A friend of mine had brought me to Kentucky to show me what he called "an atrocity of industry." It's amazing, and quite disturbing. Imagine flying in a helicopter through the verdant valleys of the tightly-rippled Appalachian mountains. The variety of hardwood trees and rich undergrowth is unparalleled anywhere outside of the tropical rainforest. With the window open, the smells of earth permeate the air and you can understand why the "hillbillies" of yore, who were planning to travel beyond the mountains, chose to stay.
The copter flies up through the valley and, as the valley becomes thinner, has to climb. But as the propellered bird swoops above the highest trees, what unfolds before your eyes is a vast lunar landscape as far as the eyes can see. This is a mountaintop-removal coal mining site, where 600 acres of pristine forest have been not only denuded, but leveled. It is going on throughout the coal mining regions of Appalachia, to the tune of at least 600 THOUSAND ACRES so far, and accelerating. These sites can be seen from outer space. Go to GoogleEarth, look at southern West Virginia and South East Kentucky and you will easily find them - and who knows how old those images are.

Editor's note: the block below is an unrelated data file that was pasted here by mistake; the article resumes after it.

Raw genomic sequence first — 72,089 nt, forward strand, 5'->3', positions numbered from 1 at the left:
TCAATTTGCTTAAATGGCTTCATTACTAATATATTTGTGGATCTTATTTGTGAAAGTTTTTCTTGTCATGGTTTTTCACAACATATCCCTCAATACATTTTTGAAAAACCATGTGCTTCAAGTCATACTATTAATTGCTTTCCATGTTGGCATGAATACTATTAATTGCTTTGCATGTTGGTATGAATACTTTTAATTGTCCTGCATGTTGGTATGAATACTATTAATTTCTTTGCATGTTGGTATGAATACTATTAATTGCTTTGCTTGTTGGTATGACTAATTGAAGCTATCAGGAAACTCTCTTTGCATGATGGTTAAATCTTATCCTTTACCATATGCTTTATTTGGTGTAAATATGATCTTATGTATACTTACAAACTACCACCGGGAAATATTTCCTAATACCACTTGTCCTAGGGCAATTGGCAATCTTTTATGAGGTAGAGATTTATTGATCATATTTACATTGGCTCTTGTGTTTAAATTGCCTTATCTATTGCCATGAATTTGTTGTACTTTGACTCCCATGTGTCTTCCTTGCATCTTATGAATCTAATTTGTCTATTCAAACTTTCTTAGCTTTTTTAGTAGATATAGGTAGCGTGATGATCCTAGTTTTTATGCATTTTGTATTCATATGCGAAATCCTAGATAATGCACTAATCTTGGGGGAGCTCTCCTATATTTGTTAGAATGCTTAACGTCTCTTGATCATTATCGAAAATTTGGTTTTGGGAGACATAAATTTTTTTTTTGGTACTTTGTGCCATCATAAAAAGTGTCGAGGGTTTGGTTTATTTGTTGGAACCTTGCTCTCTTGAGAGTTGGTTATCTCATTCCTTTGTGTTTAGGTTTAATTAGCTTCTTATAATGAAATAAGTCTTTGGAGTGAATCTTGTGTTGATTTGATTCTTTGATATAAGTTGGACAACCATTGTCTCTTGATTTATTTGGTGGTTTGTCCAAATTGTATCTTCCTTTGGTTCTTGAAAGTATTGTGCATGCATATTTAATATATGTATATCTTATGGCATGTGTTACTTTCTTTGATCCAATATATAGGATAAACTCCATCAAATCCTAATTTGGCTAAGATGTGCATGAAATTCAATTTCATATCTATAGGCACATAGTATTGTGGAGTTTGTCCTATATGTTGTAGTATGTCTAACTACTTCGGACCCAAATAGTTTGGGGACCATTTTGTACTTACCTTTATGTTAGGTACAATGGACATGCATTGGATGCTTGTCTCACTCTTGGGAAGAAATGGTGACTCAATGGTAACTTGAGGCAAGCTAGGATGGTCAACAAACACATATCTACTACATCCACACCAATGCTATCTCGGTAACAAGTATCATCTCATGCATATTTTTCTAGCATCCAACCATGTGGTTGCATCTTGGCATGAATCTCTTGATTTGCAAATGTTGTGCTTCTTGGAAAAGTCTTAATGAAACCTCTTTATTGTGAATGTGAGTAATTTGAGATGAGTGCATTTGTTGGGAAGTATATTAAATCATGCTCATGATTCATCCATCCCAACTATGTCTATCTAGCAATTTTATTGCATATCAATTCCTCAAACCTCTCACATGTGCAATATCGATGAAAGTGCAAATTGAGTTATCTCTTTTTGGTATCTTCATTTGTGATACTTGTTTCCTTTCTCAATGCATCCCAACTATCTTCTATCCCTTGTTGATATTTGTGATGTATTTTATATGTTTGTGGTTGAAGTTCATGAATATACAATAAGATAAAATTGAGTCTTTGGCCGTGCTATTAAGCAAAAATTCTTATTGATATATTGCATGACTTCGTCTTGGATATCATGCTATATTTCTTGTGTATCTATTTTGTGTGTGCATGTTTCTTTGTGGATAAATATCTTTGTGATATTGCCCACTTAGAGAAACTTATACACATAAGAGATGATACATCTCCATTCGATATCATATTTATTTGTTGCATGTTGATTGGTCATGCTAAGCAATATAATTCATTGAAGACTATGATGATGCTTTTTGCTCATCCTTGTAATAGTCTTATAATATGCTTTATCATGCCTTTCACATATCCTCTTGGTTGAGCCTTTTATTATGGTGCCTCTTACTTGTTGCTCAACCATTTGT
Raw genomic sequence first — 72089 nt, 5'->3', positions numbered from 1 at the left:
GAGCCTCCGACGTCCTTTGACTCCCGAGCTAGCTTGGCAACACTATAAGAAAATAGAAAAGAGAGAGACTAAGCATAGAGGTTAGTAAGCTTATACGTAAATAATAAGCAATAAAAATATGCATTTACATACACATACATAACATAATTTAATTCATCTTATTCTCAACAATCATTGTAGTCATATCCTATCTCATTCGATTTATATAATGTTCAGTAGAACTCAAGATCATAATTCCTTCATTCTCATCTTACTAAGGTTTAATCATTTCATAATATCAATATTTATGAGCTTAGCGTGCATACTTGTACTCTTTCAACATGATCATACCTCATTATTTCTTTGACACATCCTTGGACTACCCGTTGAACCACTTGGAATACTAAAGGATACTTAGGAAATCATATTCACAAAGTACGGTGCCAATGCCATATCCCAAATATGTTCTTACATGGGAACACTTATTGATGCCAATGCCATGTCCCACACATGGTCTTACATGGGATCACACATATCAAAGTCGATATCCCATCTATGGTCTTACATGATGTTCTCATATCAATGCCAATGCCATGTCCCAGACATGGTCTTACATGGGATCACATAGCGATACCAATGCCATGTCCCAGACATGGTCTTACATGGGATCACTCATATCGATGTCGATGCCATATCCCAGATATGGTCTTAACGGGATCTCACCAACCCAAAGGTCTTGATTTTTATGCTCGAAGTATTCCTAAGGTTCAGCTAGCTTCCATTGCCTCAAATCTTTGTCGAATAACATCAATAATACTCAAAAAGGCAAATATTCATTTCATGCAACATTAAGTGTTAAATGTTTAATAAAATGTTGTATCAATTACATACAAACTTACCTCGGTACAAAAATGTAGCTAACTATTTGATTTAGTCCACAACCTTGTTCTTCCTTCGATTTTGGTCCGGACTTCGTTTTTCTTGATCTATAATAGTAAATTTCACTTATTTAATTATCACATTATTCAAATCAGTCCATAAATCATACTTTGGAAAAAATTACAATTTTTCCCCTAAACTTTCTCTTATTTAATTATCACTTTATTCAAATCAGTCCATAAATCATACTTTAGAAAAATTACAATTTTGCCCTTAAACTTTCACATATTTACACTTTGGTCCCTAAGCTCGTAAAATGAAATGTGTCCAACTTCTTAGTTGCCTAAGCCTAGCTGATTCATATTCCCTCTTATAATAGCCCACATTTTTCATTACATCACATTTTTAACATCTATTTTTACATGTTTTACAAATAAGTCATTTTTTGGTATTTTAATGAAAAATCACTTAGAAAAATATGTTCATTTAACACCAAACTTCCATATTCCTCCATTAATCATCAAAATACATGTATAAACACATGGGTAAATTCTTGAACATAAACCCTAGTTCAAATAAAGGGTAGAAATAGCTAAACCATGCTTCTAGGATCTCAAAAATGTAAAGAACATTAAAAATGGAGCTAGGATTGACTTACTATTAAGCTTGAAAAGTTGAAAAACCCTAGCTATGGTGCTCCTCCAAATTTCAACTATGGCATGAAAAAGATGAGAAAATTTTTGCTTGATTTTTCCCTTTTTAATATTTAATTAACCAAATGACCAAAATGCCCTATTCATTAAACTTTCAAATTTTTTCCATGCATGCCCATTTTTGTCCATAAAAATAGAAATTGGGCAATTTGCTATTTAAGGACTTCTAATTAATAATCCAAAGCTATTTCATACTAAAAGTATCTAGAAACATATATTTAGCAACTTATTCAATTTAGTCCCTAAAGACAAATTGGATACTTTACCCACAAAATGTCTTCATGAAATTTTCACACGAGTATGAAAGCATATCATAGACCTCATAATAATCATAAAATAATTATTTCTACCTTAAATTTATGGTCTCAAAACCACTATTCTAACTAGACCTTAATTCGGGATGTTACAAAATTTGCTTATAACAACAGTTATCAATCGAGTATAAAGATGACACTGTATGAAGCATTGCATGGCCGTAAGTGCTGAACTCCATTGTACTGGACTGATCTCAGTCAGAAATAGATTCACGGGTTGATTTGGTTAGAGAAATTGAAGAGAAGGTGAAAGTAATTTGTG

More later on what mountain-top removal is, why we need so much coal, and the host of environmental and human impacts of this and all forms of coal mining and combustion.